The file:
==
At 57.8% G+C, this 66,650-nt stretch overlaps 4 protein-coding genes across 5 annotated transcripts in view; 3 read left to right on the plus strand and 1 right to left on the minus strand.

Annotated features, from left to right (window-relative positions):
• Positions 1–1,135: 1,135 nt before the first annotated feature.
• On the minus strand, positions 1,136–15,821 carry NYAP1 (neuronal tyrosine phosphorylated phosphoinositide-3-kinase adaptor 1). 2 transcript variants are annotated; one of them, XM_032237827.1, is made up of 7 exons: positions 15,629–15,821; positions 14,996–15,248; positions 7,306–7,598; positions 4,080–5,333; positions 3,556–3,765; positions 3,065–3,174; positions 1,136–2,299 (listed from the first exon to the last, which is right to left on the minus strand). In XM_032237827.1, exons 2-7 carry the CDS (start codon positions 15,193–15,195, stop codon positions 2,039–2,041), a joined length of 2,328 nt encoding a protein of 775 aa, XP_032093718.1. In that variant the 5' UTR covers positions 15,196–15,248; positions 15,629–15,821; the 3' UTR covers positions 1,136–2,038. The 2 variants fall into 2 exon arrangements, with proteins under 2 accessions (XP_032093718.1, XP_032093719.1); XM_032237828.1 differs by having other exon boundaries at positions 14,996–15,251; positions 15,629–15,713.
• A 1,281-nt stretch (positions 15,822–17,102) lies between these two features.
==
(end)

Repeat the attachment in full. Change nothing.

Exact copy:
At 57.8% G+C, this 66,650-nt stretch overlaps 4 protein-coding genes across 5 annotated transcripts in view; 3 read left to right on the plus strand and 1 right to left on the minus strand.

Annotated features, from left to right (window-relative positions):
• Positions 1–1,135: 1,135 nt before the first annotated feature.
• On the minus strand, positions 1,136–15,821 carry NYAP1 (neuronal tyrosine phosphorylated phosphoinositide-3-kinase adaptor 1). 2 transcript variants are annotated; one of them, XM_032237827.1, is made up of 7 exons: positions 15,629–15,821; positions 14,996–15,248; positions 7,306–7,598; positions 4,080–5,333; positions 3,556–3,765; positions 3,065–3,174; positions 1,136–2,299 (listed from the first exon to the last, which is right to left on the minus strand). In XM_032237827.1, exons 2-7 carry the CDS (start codon positions 15,193–15,195, stop codon positions 2,039–2,041), a joined length of 2,328 nt encoding a protein of 775 aa, XP_032093718.1. In that variant the 5' UTR covers positions 15,196–15,248; positions 15,629–15,821; the 3' UTR covers positions 1,136–2,038. The 2 variants fall into 2 exon arrangements, with proteins under 2 accessions (XP_032093718.1, XP_032093719.1); XM_032237828.1 differs by having other exon boundaries at positions 14,996–15,251; positions 15,629–15,713.
• A 1,281-nt stretch (positions 15,822–17,102) lies between these two features.